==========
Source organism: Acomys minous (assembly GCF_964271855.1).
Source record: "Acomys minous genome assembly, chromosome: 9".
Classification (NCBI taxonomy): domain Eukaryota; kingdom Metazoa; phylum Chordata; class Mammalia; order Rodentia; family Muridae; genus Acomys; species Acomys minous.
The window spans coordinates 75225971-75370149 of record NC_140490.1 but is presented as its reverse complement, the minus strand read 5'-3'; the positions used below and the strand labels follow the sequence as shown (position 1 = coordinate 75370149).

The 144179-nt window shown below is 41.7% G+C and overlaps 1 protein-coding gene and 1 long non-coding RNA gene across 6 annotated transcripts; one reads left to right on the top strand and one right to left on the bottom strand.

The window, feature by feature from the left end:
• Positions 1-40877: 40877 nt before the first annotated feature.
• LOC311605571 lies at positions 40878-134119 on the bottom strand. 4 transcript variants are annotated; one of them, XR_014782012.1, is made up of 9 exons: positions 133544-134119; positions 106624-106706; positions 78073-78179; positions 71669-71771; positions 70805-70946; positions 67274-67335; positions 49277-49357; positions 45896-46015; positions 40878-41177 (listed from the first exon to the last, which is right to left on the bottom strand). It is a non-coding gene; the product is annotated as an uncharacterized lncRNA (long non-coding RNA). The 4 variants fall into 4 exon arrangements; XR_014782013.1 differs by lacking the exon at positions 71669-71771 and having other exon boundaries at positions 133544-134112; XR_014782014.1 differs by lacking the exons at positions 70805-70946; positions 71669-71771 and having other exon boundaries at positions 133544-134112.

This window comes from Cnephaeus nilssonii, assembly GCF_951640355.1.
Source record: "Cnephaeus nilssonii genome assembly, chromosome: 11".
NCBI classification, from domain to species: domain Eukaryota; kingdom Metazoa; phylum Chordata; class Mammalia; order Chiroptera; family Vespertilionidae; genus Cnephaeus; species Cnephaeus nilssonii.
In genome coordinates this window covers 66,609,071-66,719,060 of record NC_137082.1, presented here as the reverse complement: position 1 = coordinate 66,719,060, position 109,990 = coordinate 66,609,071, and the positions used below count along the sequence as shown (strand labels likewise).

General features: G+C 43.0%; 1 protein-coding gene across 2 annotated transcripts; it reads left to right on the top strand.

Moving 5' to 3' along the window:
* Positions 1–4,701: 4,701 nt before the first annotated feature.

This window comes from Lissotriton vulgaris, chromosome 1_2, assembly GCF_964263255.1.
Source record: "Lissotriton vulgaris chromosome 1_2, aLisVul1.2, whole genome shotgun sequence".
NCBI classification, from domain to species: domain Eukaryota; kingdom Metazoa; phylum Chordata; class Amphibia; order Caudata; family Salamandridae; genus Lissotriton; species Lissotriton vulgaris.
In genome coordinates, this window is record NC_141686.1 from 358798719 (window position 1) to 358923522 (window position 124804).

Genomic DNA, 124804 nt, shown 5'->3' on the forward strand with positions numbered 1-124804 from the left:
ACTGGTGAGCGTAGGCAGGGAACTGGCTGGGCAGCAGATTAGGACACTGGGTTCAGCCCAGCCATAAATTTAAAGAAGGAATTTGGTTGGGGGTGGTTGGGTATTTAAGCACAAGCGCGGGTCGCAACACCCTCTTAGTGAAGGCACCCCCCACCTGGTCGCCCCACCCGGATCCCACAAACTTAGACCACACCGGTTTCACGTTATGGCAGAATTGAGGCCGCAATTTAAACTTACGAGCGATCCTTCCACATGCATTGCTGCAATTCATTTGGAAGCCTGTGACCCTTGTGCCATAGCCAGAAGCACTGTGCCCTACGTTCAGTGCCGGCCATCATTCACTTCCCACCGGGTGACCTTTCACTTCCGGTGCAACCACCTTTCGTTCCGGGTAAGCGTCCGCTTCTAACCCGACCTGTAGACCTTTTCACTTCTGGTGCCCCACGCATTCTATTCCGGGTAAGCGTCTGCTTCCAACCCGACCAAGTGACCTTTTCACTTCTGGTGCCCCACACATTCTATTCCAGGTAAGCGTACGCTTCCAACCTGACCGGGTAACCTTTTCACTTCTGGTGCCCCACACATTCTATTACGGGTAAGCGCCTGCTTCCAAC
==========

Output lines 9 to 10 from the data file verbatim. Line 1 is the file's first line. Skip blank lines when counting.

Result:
This window comes from Cnephaeus nilssonii, assembly GCF_951640355.1.
Source record: "Cnephaeus nilssonii genome assembly, chromosome: 11".